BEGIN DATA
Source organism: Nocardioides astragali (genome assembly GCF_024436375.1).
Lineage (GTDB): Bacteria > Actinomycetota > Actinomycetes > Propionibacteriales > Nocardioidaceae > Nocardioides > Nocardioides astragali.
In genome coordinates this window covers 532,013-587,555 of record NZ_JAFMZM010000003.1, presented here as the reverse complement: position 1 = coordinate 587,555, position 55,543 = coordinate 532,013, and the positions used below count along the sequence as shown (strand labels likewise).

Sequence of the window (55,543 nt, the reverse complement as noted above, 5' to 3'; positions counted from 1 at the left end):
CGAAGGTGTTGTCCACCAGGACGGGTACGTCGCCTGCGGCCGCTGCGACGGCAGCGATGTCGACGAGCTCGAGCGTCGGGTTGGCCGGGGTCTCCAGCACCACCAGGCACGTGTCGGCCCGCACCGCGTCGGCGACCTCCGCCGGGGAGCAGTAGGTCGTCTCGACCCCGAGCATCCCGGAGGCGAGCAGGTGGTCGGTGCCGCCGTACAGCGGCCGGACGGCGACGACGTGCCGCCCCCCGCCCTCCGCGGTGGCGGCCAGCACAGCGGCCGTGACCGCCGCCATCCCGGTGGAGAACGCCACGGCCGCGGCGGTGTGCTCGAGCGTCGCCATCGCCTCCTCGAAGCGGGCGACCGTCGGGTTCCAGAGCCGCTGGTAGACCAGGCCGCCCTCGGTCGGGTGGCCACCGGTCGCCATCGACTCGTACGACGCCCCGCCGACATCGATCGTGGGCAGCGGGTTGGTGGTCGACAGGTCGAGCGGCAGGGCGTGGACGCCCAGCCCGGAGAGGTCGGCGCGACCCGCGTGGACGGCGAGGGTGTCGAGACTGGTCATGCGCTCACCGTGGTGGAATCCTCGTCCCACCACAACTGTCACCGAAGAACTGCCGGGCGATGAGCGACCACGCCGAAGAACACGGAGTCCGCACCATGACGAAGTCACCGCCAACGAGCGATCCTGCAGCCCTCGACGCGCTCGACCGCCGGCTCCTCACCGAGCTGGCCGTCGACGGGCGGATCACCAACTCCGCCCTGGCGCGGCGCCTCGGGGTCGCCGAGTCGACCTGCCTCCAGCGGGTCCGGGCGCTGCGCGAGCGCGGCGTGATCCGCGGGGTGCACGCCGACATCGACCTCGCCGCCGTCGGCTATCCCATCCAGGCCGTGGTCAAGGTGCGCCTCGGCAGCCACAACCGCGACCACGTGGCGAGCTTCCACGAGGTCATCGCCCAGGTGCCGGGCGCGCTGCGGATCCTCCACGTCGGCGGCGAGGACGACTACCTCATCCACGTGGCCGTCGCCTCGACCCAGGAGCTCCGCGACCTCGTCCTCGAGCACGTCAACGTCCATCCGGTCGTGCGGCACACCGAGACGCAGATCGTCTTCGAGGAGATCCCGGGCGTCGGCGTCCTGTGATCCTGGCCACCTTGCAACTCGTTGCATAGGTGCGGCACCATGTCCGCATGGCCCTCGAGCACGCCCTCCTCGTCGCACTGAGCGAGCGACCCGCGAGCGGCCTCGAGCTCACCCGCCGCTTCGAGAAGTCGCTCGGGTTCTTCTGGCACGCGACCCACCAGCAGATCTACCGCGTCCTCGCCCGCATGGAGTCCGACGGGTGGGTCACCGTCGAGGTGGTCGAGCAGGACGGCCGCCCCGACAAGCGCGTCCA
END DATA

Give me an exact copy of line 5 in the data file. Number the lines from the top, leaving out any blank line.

CGAAGGTGTTGTCCACCAGGACGGGTACGTCGCCTGCGGCCGCTGCGACGGCAGCGATGTCGACGAGCTCGAGCGTCGGGTTGGCCGGGGTCTCCAGCACCACCAGGCACGTGTCGGCCCGCACCGCGTCGGCGACCTCCGCCGGGGAGCAGTAGGTCGTCTCGACCCCGAGCATCCCGGAGGCGAGCAGGTGGTCGGTGCCGCCGTACAGCGGCCGGACGGCGACGACGTGCCGCCCCCCGCCCTCCGCGGTGGCGGCCAGCACAGCGGCCGTGACCGCCGCCATCCCGGTGGAGAACGCCACGGCCGCGGCGGTGTGCTCGAGCGTCGCCATCGCCTCCTCGAAGCGGGCGACCGTCGGGTTCCAGAGCCGCTGGTAGACCAGGCCGCCCTCGGTCGGGTGGCCACCGGTCGCCATCGACTCGTACGACGCCCCGCCGACATCGATCGTGGGCAGCGGGTTGGTGGTCGACAGGTCGAGCGGCAGGGCGTGGACGCCCAGCCCGGAGAGGTCGGCGCGACCCGCGTGGACGGCGAGGGTGTCGAGACTGGTCATGCGCTCACCGTGGTGGAATCCTCGTCCCACCACAACTGTCACCGAAGAACTGCCGGGCGATGAGCGACCACGCCGAAGAACACGGAGTCCGCACCATGACGAAGTCACCGCCAACGAGCGATCCTGCAGCCCTCGACGCGCTCGACCGCCGGCTCCTCACCGAGCTGGCCGTCGACGGGCGGATCACCAACTCCGCCCTGGCGCGGCGCCTCGGGGTCGCCGAGTCGACCTGCCTCCAGCGGGTCCGGGCGCTGCGCGAGCGCGGCGTGATCCGCGGGGTGCACGCCGACATCGACCTCGCCGCCGTCGGCTATCCCATCCAGGCCGTGGTCAAGGTGCGCCTCGGCAGCCACAACCGCGACCACGTGGCGAGCTTCCACGAGGTCATCGCCCAGGTGCCGGGCGCGCTGCGGATCCTCCACGTCGGCGGCGAGGACGACTACCTCATCCACGTGGCCGTCGCCTCGACCCAGGAGCTCCGCGACCTCGTCCTCGAGCACGTCAACGTCCATCCGGTCGTGCGGCACACCGAGACGCAGATCGTCTTCGAGGAGATCCCGGGCGTCGGCGTCCTGTGATCCTGGCCACCTTGCAACTCGTTGCATAGGTGCGGCACCATGTCCGCATGGCCCTCGAGCACGCCCTCCTCGTCGCACTGAGCGAGCGACCCGCGAGCGGCCTCGAGCTCACCCGCCGCTTCGAGAAGTCGCTCGGGTTCTTCTGGCACGCGACCCACCAGCAGATCTACCGCGTCCTCGCCCGCATGGAGTCCGACGGGTGGGTCACCGTCGAGGTGGTCGAGCAGGACGGCCGCCCCGACAAGCGCGTCCA